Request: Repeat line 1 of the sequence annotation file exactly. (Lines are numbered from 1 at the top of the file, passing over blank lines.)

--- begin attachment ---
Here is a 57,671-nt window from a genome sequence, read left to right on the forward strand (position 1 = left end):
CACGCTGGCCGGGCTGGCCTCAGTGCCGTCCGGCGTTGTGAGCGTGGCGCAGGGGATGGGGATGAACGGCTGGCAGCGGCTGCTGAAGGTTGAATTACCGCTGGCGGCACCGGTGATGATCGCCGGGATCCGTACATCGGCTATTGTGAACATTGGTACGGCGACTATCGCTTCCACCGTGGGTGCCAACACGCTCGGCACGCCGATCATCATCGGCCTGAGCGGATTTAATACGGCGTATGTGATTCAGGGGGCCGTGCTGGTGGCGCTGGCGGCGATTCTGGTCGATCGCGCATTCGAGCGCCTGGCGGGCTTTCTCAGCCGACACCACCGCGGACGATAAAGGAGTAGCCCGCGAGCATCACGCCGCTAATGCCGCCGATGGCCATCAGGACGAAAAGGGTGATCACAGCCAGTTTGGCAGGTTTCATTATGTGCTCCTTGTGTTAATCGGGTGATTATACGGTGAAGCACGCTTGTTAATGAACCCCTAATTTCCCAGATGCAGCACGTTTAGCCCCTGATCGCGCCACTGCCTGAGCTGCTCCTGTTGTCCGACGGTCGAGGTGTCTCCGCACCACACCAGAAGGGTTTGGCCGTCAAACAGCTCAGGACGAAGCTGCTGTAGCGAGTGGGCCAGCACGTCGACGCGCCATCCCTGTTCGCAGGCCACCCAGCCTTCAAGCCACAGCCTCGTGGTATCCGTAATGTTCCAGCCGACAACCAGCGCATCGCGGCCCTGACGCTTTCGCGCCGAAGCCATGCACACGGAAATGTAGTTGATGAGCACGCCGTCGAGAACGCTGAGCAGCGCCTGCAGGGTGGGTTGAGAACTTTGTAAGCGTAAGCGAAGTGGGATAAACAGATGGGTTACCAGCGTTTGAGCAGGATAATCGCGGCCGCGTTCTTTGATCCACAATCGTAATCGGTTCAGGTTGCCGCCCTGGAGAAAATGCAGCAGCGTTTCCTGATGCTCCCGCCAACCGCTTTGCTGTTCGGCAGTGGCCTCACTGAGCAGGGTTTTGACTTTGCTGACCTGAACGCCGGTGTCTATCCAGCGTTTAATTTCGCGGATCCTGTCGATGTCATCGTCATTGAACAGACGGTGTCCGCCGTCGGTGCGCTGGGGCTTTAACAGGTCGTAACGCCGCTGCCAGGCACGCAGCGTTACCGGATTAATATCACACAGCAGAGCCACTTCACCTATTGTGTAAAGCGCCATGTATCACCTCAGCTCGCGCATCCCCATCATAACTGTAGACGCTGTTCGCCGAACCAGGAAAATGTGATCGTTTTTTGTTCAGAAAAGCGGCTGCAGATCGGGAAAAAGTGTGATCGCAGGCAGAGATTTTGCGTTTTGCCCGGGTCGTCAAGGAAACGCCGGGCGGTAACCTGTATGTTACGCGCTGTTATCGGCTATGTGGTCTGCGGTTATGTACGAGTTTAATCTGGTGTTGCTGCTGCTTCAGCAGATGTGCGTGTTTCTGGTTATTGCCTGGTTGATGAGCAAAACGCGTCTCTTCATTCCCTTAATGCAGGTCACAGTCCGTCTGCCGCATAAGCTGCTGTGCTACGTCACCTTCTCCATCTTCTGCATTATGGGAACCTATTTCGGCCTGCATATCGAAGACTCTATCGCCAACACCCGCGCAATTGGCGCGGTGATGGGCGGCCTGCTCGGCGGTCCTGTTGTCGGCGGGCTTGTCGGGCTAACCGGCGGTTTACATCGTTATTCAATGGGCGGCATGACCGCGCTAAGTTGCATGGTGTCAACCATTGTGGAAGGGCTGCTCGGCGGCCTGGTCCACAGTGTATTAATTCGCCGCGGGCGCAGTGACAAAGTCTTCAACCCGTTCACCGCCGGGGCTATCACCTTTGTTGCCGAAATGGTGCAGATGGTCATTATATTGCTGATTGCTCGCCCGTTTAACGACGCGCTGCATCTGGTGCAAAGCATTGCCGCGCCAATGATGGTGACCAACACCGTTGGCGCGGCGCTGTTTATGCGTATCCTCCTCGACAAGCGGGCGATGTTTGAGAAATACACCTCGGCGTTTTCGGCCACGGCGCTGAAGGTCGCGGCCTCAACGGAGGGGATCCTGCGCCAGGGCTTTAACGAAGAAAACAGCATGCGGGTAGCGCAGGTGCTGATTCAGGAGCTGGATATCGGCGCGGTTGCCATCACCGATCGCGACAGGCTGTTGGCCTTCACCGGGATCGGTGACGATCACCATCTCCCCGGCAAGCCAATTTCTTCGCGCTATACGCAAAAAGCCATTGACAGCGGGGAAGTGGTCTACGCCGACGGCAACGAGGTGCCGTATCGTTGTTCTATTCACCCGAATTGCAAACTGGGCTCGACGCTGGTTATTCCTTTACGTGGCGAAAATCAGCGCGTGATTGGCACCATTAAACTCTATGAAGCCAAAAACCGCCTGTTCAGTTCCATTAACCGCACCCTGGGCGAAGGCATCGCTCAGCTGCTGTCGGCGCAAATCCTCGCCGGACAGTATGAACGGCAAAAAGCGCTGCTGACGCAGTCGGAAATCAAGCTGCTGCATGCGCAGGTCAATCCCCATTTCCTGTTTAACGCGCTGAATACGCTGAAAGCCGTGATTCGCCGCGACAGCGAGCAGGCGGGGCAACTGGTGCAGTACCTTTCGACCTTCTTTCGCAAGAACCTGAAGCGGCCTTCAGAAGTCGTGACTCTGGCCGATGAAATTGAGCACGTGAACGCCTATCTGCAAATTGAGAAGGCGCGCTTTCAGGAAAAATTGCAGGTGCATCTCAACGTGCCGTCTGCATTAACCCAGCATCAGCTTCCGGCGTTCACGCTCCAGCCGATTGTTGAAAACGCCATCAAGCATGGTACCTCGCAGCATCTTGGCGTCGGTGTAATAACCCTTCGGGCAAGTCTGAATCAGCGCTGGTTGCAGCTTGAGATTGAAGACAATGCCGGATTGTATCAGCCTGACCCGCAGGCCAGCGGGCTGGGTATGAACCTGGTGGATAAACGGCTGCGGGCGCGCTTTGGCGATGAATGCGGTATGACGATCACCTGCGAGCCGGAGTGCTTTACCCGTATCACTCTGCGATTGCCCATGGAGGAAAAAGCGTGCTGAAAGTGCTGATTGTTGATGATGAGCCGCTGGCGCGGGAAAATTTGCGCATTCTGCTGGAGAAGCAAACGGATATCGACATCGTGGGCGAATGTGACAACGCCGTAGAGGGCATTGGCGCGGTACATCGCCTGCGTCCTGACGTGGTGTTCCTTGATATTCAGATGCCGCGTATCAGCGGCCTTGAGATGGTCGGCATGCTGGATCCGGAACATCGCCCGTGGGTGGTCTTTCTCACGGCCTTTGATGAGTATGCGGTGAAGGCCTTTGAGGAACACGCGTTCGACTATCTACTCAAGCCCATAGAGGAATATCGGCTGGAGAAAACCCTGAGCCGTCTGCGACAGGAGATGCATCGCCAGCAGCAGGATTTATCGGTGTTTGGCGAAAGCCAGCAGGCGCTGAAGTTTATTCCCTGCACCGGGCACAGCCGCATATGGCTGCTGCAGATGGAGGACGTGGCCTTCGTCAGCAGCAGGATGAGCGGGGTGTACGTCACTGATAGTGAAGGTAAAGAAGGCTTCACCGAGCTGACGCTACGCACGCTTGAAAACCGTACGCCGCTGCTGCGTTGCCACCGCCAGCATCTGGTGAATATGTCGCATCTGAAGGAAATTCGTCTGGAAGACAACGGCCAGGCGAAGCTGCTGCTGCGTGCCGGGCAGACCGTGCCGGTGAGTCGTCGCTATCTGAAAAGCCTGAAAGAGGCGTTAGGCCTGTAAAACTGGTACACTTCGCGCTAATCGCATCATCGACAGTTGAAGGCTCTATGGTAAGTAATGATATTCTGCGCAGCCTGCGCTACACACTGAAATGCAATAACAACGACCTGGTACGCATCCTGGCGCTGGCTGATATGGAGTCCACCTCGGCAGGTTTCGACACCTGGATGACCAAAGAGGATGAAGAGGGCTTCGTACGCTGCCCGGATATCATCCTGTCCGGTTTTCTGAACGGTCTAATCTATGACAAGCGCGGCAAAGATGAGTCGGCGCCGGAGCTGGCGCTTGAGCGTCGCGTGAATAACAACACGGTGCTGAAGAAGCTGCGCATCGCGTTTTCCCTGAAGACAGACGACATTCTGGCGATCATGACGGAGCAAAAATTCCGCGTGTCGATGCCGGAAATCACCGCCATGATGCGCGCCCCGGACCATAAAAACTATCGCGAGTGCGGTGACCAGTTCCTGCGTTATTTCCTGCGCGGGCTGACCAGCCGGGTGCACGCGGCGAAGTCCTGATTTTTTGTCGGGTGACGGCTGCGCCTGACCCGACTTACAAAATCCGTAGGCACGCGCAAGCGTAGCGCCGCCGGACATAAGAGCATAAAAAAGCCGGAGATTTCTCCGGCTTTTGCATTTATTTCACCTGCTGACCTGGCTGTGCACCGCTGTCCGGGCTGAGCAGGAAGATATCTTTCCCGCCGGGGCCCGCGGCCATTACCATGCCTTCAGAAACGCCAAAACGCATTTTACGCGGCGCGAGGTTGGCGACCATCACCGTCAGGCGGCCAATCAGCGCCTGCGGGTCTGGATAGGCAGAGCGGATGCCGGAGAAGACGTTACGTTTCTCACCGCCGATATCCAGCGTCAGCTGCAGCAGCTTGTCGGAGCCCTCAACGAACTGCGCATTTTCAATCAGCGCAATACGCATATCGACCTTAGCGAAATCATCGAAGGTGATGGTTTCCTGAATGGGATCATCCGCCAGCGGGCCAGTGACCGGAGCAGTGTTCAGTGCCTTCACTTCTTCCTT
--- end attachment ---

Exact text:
Here is a 57,671-nt window from a genome sequence, read left to right on the forward strand (position 1 = left end):